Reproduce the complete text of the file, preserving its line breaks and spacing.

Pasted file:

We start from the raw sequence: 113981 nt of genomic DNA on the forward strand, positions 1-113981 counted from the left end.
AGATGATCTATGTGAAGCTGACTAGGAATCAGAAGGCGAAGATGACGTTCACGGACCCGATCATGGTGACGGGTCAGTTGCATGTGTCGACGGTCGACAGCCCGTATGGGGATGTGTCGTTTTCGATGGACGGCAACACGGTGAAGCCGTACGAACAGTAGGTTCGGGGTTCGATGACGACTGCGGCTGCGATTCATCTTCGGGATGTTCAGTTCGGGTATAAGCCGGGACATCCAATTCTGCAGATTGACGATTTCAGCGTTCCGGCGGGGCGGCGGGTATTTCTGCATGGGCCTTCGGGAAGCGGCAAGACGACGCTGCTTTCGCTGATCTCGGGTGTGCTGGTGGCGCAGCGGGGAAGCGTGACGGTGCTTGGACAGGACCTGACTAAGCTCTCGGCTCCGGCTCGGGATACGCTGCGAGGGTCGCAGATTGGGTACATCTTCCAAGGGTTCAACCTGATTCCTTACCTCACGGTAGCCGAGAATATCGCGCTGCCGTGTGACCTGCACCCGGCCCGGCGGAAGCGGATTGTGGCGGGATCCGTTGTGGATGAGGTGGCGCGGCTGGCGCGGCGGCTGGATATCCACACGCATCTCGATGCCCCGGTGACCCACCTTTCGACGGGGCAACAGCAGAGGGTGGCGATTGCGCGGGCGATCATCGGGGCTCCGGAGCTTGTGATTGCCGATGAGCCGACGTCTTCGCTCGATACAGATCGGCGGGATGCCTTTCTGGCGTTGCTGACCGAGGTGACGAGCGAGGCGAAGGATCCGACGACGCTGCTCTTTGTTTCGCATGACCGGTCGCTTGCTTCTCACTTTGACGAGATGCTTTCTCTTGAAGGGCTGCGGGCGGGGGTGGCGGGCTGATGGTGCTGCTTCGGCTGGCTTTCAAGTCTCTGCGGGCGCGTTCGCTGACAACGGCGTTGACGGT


We start from the raw sequence: 113981 nt of genomic DNA on the forward strand, positions 1-113981 counted from the left end.
AGATGATCTATGTGAAGCTGACTAGGAATCAGAAGGCGAAGATGACGTTCACGGACCCGATCATGGTGACGGGTCAGTTGCATGTGTCGACGGTCGACAGCCCGTATGGGGATGTGTCGTTTTCGATGGACGGCAACACGGTGAAGCCGTACGAACAGTAGGTTCGGGGTTCGATGACGACTGCGGCTGCGATTCATCTTCGGGATGTTCAGTTCGGGTATAAGCCGGGACATCCAATTCTGCAGATTGACGATTTCAGCGTTCCGGCGGGGCGGCGGGTATTTCTGCATGGGCCTTCGGGAAGCGGCAAGACGACGCTGCTTTCGCTGATCTCGGGTGTGCTGGTGGCGCAGCGGGGAAGCGTGACGGTGCTTGGACAGGACCTGACTAAGCTCTCGGCTCCGGCTCGGGATACGCTGCGAGGGTCGCAGATTGGGTACATCTTCCAAGGGTTCAACCTGATTCCTTACCTCACGGTAGCCGAGAATATCGCGCTGCCGTGTGACCTGCACCCGGCCCGGCGGAAGCGGATTGTGGCGGGATCCGTTGTGGATGAGGTGGCGCGGCTGGCGCGGCGGCTGGATATCCACACGCATCTCGATGCCCCGGTGACCCACCTTTCGACGGGGCAACAGCAGAGGGTGGCGATTGCGCGGGCGATCATCGGGGCTCCGGAGCTTGTGATTGCCGATGAGCCGACGTCTTCGCTCGATACAGATCGGCGGGATGCCTTTCTGGCGTTGCTGACCGAGGTGACGAGCGAGGCGAAGGATCCGACGACGCTGCTCTTTGTTTCGCATGACCGGTCGCTTGCTTCTCACTTTGACGAGATGCTTTCTCTTGAAGGGCTGCGGGCGGGGGTGGCGGGCTGATGGTGCTGCTTCGGCTGGCTTTCAAGTCTCTGCGGGCGCGTTCGCTGACAACGGCGTTGACGGT